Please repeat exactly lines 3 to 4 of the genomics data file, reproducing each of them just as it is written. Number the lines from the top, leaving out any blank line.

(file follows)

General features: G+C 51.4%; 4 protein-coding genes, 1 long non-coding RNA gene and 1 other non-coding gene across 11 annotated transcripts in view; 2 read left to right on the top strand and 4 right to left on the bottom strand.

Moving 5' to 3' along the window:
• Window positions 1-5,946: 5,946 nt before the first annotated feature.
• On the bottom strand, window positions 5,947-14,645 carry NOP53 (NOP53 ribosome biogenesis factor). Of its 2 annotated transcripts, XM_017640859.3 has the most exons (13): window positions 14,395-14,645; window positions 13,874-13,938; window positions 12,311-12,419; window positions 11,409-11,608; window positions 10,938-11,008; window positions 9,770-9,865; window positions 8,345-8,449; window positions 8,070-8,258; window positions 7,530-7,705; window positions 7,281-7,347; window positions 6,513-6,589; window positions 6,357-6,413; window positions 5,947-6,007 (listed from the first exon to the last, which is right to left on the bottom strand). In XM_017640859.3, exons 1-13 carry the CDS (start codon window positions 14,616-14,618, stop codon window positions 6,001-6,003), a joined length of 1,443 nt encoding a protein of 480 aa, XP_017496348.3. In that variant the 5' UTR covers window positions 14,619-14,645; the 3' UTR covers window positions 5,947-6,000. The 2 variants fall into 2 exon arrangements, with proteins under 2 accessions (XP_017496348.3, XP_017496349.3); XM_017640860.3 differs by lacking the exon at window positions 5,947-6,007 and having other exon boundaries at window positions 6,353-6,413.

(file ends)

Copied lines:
• Window positions 1-5,946: 5,946 nt before the first annotated feature.
• On the bottom strand, window positions 5,947-14,645 carry NOP53 (NOP53 ribosome biogenesis factor). Of its 2 annotated transcripts, XM_017640859.3 has the most exons (13): window positions 14,395-14,645; window positions 13,874-13,938; window positions 12,311-12,419; window positions 11,409-11,608; window positions 10,938-11,008; window positions 9,770-9,865; window positions 8,345-8,449; window positions 8,070-8,258; window positions 7,530-7,705; window positions 7,281-7,347; window positions 6,513-6,589; window positions 6,357-6,413; window positions 5,947-6,007 (listed from the first exon to the last, which is right to left on the bottom strand). In XM_017640859.3, exons 1-13 carry the CDS (start codon window positions 14,616-14,618, stop codon window positions 6,001-6,003), a joined length of 1,443 nt encoding a protein of 480 aa, XP_017496348.3. In that variant the 5' UTR covers window positions 14,619-14,645; the 3' UTR covers window positions 5,947-6,000. The 2 variants fall into 2 exon arrangements, with proteins under 2 accessions (XP_017496348.3, XP_017496349.3); XM_017640860.3 differs by lacking the exon at window positions 5,947-6,007 and having other exon boundaries at window positions 6,353-6,413.